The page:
- In Christ we are partakers with Him. I cannot think of anything more wonderful or blessed than to be joined with Christ making us a partaker with Him. “For we are made partakers of Christ, if we hold the beginning of our confidence steadfast unto the end.” (Heb. 3:14). This of course was addressed to the children of Abraham whose seed is Christ the reference here being to the blessing of attachment to Christ. Many of these brethren were being enticed to lay aside the Gospel, reject the Savior and take up once more the ordinances of Moses. What they failed to realize was that all the promises of God pointed to Christ and to inherit these it was necessary to be joined to Christ because it is with Him that we are partakers of these. Therefore the fulfillment and blessings of the promises of God are conditional—depending upon one’s attachment to Christ (See Vs 6). Unbeknown to the fleshly people or seed of Abraham were these promises to be given, but the Gentiles were included as well as through gospel obedience they were united to Christ, whereupon we all are to be eternally saved. “According as his divine power hath given to us all things that pertain unto life and godliness, through the knowledge of him that hath called us to glory and virtue: Whereby are given unto us exceeding great and precious promises: that by these ye might be partakers of the divine nature, having escaped the corruption that is in the world through lust.”
(a) Occasionally we need to be reminded that we are also partakers of the suffering of Christ. “But rejoice, inasmuch as ye are partakers of Christ’s sufferings; that, when his glory shall be revealed, ye may be glad also with exceeding joy.” (I Pet. 4:13). We appreciate and are usually thankful for the blessings that are ours “in Christ” but suffering is another matter entirely. The passage before us is written especially to the Jews. They had regarded themselves as the special people of God and upon their obedience to the Gospel they naturally would have thought of the many good things that were theirs. However, an unwanted and unsought after consideration was the suffering that attended them. Their own brethren in the flesh turned upon them and spoke of humiliating things in their regard. Well, as it happens the Jews are not the only people that suffer “in Christ.” Suffering comes upon Christians not only from the those who deny His Sonship but also from those who think they honor Christ. Christians are mocked for their manner of worship, for their way of dressing, for their refusal to stoop to the ways of the world and participation in the affairs of government. The only way we can endure is by remembering that we are walking in the Footprints of Jesus when we suffer as He suffered. “If ye be reproached for the name of Christ, happy are ye; for the spirit of glory and of God resteth upon you: on their part he is evil spoken of, but on your part he is glorified,” (I Pet. 4:14).
- We have hope in Christ. “If in this life only we have hope in Christ, we are of all men most miserable.” (I Cor. 15:19). The subject of the chapter from which this passage is taken is the bodily resurrection of the dead. The problem of the Corinthians apparently was not a denial of resurrection of Christ but the resurrection of men generally. Paul is showing that we live in hope of the resurrection of our body. There are certain things that would be true if there is no resurrection of the dead, one of which is hope beyond this world. Without the resurrection hope would vanish because any hope we might possess depends on the resurrection of our body. However, if there is no resurrection then the sorrows, pains, problems and disappointment we endure because we are Christians are all for naught. The same writer shows that even those who have died and we who many very well die before Jesus comes are under the canopy of hope. “But I would not have you to be ignorant, brethren, concerning them which are asleep, that ye sorrow not, even as others who have no hope For if we believe that Jesus died and rose again, even so them also which sleep in Jesus will God bring with him. For this I say unto you by the word of the Lord, that we which are alive and remain unto the coming of the Lord shall not prevent (ASV proceed,) them which are asleep. For the Lord himself shall descend from heaven and with a shout, with the voice of the archangel, and with the trump of God: and the dead in Christ shall rise first: Then we which are alive and remain shall be caught up together to meet the Lord in the air: and so shall we ever be with the Lord.” Wherefore comfort one another with these words. (I Thes. 4:13-18). These facts give hope and comfort to every person that there shall be a resurrection from the dead.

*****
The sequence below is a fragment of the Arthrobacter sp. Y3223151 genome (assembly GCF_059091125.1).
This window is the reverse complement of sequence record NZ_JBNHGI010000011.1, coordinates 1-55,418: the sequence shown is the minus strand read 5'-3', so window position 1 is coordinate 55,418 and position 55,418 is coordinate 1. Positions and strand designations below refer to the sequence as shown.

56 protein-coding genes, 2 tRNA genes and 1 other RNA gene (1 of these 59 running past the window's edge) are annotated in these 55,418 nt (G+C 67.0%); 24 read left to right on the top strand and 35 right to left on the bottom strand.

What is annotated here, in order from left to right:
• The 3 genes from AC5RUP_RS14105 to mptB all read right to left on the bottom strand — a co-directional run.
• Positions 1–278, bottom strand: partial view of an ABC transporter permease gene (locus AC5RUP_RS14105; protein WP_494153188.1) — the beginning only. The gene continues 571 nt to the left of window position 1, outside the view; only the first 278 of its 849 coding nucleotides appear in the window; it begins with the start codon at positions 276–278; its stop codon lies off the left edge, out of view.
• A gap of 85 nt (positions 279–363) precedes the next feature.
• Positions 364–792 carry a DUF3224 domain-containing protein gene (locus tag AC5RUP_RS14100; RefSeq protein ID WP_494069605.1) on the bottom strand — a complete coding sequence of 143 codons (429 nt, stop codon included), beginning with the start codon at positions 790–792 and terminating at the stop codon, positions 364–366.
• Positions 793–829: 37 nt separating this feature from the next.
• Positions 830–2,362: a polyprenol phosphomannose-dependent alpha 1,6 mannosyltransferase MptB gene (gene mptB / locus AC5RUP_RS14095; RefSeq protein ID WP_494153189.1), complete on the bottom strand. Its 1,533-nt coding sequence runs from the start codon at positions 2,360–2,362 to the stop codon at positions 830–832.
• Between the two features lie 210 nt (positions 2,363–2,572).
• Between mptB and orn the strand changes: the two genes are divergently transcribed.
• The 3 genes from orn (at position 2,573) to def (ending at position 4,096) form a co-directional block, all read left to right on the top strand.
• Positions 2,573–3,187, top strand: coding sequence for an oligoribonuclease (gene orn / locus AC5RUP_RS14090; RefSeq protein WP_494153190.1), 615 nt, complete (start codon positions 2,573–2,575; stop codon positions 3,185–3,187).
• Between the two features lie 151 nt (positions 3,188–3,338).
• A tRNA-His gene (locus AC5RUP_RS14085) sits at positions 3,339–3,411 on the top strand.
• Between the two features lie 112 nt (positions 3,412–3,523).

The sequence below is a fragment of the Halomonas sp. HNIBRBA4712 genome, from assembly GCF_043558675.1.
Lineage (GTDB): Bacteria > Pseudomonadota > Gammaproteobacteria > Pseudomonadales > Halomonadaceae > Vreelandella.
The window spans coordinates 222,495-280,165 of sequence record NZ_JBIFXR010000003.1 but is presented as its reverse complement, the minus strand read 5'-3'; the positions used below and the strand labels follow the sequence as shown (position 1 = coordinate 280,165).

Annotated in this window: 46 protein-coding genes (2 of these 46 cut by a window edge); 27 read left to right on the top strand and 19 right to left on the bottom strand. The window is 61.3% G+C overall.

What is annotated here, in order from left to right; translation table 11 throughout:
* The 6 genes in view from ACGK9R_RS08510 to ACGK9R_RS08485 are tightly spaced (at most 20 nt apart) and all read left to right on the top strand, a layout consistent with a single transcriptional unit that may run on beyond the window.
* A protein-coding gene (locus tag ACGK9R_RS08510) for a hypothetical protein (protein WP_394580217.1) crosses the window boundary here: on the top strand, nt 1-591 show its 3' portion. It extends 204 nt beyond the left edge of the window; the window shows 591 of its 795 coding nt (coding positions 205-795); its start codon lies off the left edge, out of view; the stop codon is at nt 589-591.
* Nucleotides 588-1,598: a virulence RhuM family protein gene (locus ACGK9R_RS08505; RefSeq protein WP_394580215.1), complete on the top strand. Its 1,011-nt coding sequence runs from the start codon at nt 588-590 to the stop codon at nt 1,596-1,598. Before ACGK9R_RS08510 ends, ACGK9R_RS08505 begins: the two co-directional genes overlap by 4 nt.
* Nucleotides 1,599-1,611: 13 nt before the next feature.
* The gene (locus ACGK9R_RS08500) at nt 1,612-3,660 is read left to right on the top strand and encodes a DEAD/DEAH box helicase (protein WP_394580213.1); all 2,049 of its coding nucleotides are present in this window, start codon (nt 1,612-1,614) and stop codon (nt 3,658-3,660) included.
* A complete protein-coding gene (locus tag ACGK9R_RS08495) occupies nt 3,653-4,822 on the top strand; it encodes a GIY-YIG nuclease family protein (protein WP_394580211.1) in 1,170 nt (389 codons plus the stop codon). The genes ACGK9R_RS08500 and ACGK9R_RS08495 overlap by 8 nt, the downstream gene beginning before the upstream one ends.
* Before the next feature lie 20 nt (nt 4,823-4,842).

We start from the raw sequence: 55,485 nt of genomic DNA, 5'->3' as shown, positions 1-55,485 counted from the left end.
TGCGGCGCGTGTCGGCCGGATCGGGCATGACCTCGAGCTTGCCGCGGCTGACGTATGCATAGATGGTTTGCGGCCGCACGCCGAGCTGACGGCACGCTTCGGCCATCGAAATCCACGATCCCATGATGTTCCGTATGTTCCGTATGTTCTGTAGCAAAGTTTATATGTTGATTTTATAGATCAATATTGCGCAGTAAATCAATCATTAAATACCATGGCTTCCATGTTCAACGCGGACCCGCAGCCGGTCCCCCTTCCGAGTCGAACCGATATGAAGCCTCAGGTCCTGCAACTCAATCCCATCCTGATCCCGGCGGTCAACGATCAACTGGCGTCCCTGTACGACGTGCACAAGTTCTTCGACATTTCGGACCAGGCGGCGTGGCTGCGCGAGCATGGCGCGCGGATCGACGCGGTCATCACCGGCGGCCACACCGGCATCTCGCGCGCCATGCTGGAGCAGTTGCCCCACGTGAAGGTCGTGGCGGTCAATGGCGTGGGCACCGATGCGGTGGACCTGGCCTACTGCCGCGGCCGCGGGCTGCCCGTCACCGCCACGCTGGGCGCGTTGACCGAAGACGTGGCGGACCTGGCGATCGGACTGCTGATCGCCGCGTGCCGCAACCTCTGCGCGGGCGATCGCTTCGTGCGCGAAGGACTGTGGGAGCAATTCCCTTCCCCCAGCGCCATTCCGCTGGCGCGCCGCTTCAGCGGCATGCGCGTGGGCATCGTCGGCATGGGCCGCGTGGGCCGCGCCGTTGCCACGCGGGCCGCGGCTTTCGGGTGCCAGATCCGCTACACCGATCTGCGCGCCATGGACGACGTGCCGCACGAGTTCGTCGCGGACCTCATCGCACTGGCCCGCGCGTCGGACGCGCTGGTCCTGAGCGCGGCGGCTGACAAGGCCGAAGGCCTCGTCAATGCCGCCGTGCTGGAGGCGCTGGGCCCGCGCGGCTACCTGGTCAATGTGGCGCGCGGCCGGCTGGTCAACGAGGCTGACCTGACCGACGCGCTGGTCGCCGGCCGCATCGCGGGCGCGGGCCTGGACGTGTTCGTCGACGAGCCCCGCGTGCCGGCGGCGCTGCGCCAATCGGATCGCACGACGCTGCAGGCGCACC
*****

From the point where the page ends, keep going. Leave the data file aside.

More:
THE QUESTION FOR US IS: HOW DOES ONE GET IN CHRIST
The first thing men must do is believe in Christ and His claims, else there would be no desire to have any part of Him (Heb. 11:6). The curse of our age is unbelief. The reason people fail to believe Jesus’ claims is the failure to consider the evidence. God’s word furnishes to substantiate His every claim, as “faith cometh by hearing, and hearing by the word of God.” (Rom. 10:17). Those who believe the testimony of God’s gift of His Son to save have a desire created within the heart to change their life. “the goodness of God leadeth thee to repentance.” (Rom. 2:4). Scripture speaks of this by commanding repentance, “And the times of this ignorance God winked at; but now commandeth all men everywhere to repent.” (Acts 17:30). Naturally and scripturally the man filled with faith wishes to acknowledge or confess Christ. When a man heard the good news of salvation though Christ he desired to obey the Gospel. He was told “If thou believest with all thine heart, thou mayest. And he answered and said, I believe that Jesus Christ is the Son of God.” (Acts 8:37). Then to enter Christ one is baptized. “For ye are all the children of God by faith in Jesus Christ. For as many of you as have been baptized into Christ have put on Christ.” (Gal. 3:27-28). It would be difficult to find a clearer statement than that—baptized into Christ—put on Christ. Thus it is affirmed that baptism is the point that one enters Christ—puts on Christ. Baptism is also the point of beginning a new life. “Know ye not, that so many of us as were baptized into Jesus Christ were baptized into his death? Therefore we are buried with him by baptism into death: that like as Christ was raised up from the dead by the glory of the Father, even so we also should walk in newness of life.” (Rom. 6:3-4).